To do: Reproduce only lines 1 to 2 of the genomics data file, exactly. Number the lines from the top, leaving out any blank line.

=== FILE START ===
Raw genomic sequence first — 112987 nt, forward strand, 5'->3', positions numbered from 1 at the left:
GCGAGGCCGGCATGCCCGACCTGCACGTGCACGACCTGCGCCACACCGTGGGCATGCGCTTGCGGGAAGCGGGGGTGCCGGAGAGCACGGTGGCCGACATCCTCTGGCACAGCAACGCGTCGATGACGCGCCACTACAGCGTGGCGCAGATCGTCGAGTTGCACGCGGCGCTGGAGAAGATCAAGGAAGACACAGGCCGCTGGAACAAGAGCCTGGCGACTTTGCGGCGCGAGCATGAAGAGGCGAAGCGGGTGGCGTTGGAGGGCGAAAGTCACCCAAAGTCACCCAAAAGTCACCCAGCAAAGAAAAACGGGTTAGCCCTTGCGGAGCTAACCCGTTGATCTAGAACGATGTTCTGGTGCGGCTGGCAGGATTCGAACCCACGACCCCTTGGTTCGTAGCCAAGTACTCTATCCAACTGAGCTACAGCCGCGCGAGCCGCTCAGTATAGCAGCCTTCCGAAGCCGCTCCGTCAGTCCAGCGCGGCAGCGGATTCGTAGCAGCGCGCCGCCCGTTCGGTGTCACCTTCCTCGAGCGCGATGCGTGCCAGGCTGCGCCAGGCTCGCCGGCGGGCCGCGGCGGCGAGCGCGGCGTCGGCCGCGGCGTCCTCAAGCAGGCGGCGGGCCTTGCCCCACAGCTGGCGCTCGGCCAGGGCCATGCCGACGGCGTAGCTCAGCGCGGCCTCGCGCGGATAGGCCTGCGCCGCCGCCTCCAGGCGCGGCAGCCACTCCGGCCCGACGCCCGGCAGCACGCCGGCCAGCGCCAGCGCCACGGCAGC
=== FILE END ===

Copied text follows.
Raw genomic sequence first — 112987 nt, forward strand, 5'->3', positions numbered from 1 at the left:
GCGAGGCCGGCATGCCCGACCTGCACGTGCACGACCTGCGCCACACCGTGGGCATGCGCTTGCGGGAAGCGGGGGTGCCGGAGAGCACGGTGGCCGACATCCTCTGGCACAGCAACGCGTCGATGACGCGCCACTACAGCGTGGCGCAGATCGTCGAGTTGCACGCGGCGCTGGAGAAGATCAAGGAAGACACAGGCCGCTGGAACAAGAGCCTGGCGACTTTGCGGCGCGAGCATGAAGAGGCGAAGCGGGTGGCGTTGGAGGGCGAAAGTCACCCAAAGTCACCCAAAAGTCACCCAGCAAAGAAAAACGGGTTAGCCCTTGCGGAGCTAACCCGTTGATCTAGAACGATGTTCTGGTGCGGCTGGCAGGATTCGAACCCACGACCCCTTGGTTCGTAGCCAAGTACTCTATCCAACTGAGCTACAGCCGCGCGAGCCGCTCAGTATAGCAGCCTTCCGAAGCCGCTCCGTCAGTCCAGCGCGGCAGCGGATTCGTAGCAGCGCGCCGCCCGTTCGGTGTCACCTTCCTCGAGCGCGATGCGTGCCAGGCTGCGCCAGGCTCGCCGGCGGGCCGCGGCGGCGAGCGCGGCGTCGGCCGCGGCGTCCTCAAGCAGGCGGCGGGCCTTGCCCCACAGCTGGCGCTCGGCCAGGGCCATGCCGACGGCGTAGCTCAGCGCGGCCTCGCGCGGATAGGCCTGCGCCGCCGCCTCCAGGCGCGGCAGCCACTCCGGCCCGACGCCCGGCAGCACGCCGGCCAGCGCCAGCGCCACGGCAGC